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Point of hors d'oevre
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Anybody remember Plasmagnetic Levitation by
Hovertech? It was supposed to be a levitation technology
that used a UV
laser to ionize the air underneath the vehicle and then
an alternating magnetic field to repel this cold plasma
imparting an upward force to the vehicle.* The same
technique is used in "mass driver" devices some hobbyists
where a capacitor bank is dumped through a pancake
coil, launching a hard drive platter or similar object
the coil into the air. The theory is apparently that the
magnetic field induces a current in the conductive
or hard drive platter), which then generates its own
magnetic field, opposing the applied one. These
fields result in repulsion. It seems to me that this is just
like electromagnetic braking but with the roles and
My idea here is to use that repulsion to repel incoming
bullets. I'm imagining a shield similar in shape, size, and
material to the ones used currently by SWAT teams (so
it's still usable to block any bullets it fails to repel, or in
stops working) with embedded coil(s) and capacitor
bank(s). It also has a pulse doppler radar module built in
cheap (tens of dollars) now. When the radar detects an
incoming bullet (by how it dopples the radar return), it
waits for it
to get close enough (by radar pulse time of flight) and
then fires the repeller. Hopefully, this results in the
dropping to the ground in front of it. I don't expect it to
be strong enough or aimable enough to usefully throw
back at the shooter, but maybe if it was mounted on a
robot arm or similar (or could control the user's muscles)
The expected advantages over a passive shield that
absorbs bullets' kinetic energy with its material are:
- Doesn't wear out as seriously. (The capacitors will wear
out, but they can be replaceable. With a regular shield,
wear out in one spot while still being fine elsewhere, but
at least with some types I expect you have to replace the
- Slows the bullets more gradually, reducing the peak
force applied to the user's hand and arm, reducing
fatigue, or to the
stand if used stationarily, reducing the risk of toppling
and/or enabling the stand to be lighter.
- Stops the bullets without deforming them, enabling
easier forensics on them.
- Might (conceivably but I don't know if even
theoretically) be able to recover energy from the bullets
to recharge its
- Might be lighter, and can more easily be transparent or
even open in the middle, if you're willing to forgo some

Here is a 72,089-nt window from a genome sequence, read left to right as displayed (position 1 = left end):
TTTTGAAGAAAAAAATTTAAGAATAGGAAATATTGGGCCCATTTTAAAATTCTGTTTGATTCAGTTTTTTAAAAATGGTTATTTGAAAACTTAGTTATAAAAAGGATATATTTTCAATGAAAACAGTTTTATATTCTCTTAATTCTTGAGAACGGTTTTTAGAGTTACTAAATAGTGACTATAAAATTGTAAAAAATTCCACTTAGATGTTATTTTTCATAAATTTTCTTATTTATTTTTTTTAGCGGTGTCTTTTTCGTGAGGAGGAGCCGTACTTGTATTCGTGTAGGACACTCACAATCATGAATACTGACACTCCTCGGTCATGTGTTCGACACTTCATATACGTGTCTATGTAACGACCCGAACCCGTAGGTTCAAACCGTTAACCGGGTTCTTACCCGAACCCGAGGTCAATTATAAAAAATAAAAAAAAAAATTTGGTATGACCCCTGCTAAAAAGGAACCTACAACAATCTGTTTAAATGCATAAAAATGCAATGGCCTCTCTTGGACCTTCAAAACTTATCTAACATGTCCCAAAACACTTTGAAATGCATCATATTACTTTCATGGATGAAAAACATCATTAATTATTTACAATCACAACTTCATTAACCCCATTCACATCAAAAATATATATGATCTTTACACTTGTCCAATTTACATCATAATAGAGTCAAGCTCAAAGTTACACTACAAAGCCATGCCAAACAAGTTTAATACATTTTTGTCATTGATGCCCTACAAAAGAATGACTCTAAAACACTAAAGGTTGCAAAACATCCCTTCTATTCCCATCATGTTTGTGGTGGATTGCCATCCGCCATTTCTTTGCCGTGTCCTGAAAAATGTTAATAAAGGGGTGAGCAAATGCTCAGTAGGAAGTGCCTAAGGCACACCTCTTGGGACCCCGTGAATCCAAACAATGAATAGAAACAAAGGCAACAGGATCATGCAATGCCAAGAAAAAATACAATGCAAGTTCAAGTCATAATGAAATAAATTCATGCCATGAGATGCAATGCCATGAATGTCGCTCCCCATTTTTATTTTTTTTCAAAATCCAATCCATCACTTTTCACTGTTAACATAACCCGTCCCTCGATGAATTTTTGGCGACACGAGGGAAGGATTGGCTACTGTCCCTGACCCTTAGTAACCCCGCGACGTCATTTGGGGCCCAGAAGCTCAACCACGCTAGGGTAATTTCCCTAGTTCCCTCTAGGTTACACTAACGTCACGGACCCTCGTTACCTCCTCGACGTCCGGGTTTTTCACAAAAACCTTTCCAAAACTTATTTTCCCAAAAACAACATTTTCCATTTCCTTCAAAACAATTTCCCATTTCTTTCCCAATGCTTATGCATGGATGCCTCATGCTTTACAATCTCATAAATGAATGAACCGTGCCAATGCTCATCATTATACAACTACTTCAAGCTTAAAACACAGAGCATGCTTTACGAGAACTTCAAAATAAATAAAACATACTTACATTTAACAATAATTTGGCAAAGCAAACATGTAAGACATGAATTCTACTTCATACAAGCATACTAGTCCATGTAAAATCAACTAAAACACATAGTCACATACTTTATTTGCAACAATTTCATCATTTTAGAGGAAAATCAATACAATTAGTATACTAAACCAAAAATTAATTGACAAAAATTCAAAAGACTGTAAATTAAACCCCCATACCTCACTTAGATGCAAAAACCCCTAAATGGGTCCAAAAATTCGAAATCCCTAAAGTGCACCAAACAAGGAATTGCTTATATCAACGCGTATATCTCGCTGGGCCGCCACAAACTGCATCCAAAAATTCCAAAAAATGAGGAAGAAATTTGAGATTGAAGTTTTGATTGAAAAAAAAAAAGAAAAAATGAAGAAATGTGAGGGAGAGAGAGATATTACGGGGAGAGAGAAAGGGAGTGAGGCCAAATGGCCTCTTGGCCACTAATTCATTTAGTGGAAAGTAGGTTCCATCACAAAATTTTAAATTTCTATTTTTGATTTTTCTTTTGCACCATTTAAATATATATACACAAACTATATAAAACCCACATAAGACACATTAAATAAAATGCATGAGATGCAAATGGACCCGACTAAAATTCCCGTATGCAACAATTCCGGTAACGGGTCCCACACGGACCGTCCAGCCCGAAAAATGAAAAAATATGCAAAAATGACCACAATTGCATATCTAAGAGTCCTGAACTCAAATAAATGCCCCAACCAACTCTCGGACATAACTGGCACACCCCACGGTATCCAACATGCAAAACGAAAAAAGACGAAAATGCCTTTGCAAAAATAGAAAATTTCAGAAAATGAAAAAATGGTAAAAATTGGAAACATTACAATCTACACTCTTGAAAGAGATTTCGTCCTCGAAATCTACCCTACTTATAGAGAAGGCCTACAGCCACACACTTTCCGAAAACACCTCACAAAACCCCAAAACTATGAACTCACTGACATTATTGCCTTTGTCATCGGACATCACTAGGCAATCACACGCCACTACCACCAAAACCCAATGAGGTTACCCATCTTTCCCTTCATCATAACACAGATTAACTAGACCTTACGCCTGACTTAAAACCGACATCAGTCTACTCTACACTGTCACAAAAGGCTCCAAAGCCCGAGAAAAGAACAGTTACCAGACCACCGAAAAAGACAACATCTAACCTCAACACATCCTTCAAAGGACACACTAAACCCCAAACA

It could also conceivably be built into body armor,
vehicle armor, building armor, etc.
N/A [probably around 20062007]
*That was how I understood it, anyway. But PL
apparently evolved from their earlier ferrofluid
which used a hollow cylinder of ferrofluid contained by a
magnetic field to contain a column of pressurized air
supported the vehicle's weight. So maybe PL was
supposed to work that way too, just with plasma
By [Voice]. The idea that prompted me to post this idea after so many years [notexactly, Mar 18 2019]
Electromagnetic Reactive Armor
By [paru]. I found it while browsing the armor category and thought it might have been the same idea, but it's not. [notexactly, Mar 18 2019]
Not happening with a small electromagnet. [James Newton, Mar 21 2019]
||I think a shield is generally considerably larger than a
wristwatch. Also, I'm imagining the bullets approaching the
shield head-on, whereas with the watch, it sounds from the
description that they might be flying past itI can't watch
the video right now.
||I could be wrong but an electromagnet capable of either magnetically or dia-magnetically repelling a bullet in flight would be powerful enough to either pull the iron from your blood and amalgam from your fillings or pop you like a grape as the water tried to exit your relatively stationary body.
||Like I said, I could be wrong, but I don't think so... you're going to need a small nuclear power plant to generate that much electricity and I don't think you'd want to be around when the capacitor discharges that much power.
||The bullet might miss you... but you'd literally be toast.
||I have doubts that this could possibly work, but hereis an alternative:
||Fast computers and cameras calculate the bullet's trajectory; only those bullets likely to reach a target are singled out for EM efffects.
||Bullets, or perhaps miniature whiffle balls,or expandable trees (pointy end first) are then fired at the other bullets, striking them and changing their trajectory to something less likely to hit the target.
||I think this is obvious enough to have been researched previously.